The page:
I took Johnny to the swimming pool at the Brixton Recreation Centre for one more try after two unsuccessful visits, where despite his love of bathwater he'd clearly found the whole swimming pool environment rather alarming.
Unlike our first visit the training pool was open this time, albeit after a ten minute wait for a lifeguard to appear. This is good - it's warm and has metre-wide, shallow steps going into it, perfect for aquatic toddlers to get used to the water. But Johnny wasn't impressed by any of this, and when I tried to lower his feet into the water he scrambled up my tum until he was clinging limpet-like to my shoulder.
I was almost ready to give up when I had the ridiculous idea that maybe I could get him used to the water without prising him off my shoulder, so I lowered myself onto my back with my head and left shoulder sufficiently raised to stop either of us from drowning, and waited for him to get bored. Jake's mum Melissa waded by and helpfully did a bit of splashing for Johnny, then he did some splashing with his hand, then he sat up on my chest and did some kick-splashing, and at last he slid off and waded around the knee-high top step.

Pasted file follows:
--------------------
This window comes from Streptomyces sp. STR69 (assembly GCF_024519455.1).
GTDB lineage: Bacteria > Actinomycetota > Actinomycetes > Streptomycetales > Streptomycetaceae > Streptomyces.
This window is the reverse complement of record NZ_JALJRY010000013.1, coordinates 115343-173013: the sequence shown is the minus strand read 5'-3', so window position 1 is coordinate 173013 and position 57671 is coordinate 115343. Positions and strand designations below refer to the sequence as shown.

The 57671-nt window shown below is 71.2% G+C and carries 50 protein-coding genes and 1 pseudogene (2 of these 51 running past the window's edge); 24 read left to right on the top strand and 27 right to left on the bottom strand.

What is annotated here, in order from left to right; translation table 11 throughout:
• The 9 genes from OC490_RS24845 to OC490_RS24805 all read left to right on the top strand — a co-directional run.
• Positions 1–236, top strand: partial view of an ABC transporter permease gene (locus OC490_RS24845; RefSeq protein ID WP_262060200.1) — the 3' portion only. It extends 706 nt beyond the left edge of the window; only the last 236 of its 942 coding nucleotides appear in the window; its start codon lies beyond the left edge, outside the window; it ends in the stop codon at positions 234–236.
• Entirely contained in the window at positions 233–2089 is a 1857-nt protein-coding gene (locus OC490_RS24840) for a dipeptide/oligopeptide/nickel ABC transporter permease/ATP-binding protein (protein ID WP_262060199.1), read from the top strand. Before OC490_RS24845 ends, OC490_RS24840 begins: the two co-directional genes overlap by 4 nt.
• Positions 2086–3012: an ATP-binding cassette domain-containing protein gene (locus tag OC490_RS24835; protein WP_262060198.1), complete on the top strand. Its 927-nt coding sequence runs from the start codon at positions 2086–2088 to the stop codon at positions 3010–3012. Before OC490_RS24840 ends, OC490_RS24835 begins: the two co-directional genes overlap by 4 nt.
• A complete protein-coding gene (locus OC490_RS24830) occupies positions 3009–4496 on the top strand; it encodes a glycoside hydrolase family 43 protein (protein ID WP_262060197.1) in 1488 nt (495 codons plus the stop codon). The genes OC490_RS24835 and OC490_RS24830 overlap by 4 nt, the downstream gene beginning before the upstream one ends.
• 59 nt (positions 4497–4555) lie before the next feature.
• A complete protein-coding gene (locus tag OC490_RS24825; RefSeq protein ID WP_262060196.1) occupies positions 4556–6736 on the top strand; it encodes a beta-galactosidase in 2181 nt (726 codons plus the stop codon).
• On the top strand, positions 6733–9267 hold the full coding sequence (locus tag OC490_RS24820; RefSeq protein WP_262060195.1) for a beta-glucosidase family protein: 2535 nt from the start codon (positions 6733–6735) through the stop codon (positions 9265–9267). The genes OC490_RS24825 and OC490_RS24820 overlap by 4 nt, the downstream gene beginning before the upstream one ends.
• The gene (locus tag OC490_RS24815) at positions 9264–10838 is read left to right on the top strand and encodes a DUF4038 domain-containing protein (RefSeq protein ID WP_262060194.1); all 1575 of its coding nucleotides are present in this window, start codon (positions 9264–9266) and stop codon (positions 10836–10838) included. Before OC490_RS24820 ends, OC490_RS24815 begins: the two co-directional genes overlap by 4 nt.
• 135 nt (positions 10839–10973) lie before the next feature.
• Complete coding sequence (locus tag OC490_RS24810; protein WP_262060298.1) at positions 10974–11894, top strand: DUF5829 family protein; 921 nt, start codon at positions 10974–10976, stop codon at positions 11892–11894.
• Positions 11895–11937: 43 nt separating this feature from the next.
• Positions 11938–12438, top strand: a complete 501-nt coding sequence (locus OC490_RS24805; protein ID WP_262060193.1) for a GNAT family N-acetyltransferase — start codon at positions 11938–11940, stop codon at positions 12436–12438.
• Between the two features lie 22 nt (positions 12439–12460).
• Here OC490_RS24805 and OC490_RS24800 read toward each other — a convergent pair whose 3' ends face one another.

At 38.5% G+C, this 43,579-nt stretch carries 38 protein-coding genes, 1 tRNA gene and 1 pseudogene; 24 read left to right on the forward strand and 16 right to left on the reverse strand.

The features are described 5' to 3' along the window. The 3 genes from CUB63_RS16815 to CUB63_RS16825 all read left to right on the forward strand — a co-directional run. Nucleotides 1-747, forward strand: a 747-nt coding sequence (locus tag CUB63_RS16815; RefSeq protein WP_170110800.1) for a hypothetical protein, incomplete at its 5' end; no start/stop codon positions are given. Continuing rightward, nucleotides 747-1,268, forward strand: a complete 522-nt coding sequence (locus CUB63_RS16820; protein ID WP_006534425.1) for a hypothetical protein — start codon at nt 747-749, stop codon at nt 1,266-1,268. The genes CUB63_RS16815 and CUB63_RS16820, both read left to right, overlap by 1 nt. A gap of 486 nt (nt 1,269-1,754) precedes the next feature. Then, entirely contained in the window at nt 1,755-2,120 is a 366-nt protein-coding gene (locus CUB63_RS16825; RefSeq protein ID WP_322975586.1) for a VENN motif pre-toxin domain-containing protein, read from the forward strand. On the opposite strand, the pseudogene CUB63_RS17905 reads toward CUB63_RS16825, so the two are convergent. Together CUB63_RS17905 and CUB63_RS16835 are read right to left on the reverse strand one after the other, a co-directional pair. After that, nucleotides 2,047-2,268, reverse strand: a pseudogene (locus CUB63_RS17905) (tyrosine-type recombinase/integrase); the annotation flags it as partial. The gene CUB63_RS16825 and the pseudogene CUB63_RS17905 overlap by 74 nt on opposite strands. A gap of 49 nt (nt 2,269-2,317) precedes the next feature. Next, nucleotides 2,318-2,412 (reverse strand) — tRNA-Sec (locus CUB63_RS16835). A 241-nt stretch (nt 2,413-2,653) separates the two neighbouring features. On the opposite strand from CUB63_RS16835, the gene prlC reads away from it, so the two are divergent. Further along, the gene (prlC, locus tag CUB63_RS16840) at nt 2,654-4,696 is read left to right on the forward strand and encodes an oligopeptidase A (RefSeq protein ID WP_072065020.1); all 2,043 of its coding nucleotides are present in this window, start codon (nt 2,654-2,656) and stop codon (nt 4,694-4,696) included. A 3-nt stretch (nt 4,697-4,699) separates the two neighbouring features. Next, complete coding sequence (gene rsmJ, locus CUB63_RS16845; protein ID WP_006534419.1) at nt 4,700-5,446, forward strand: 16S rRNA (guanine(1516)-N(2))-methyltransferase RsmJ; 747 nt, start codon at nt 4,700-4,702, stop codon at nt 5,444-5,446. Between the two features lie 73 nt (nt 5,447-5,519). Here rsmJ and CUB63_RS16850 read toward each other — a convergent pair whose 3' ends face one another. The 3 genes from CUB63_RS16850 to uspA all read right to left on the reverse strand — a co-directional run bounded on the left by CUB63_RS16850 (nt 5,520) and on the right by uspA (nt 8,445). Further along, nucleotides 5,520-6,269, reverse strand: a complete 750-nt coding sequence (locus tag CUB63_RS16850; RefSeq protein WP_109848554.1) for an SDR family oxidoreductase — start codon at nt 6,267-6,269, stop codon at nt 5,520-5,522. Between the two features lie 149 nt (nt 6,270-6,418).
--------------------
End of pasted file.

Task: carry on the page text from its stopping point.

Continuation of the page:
With trumpets playing fanfares in my head, I lent him my hand to step out of the pool and back again, and then for stepping onto the waist-height second step and back a few times. Finally, when I was all ready to quit while we were ahead, he decided to step down to third step -up to his chest - and up again.
Two very satisfied individuals left that pool with smiles on their faces, one of them with his head full of notions about the importance of combining logic with spontaneity - until a post-pool Melissa punctured it all with her observation that we had made a fine sight, Johnny on me, me on my back, like the ship's cat on an upturned hull.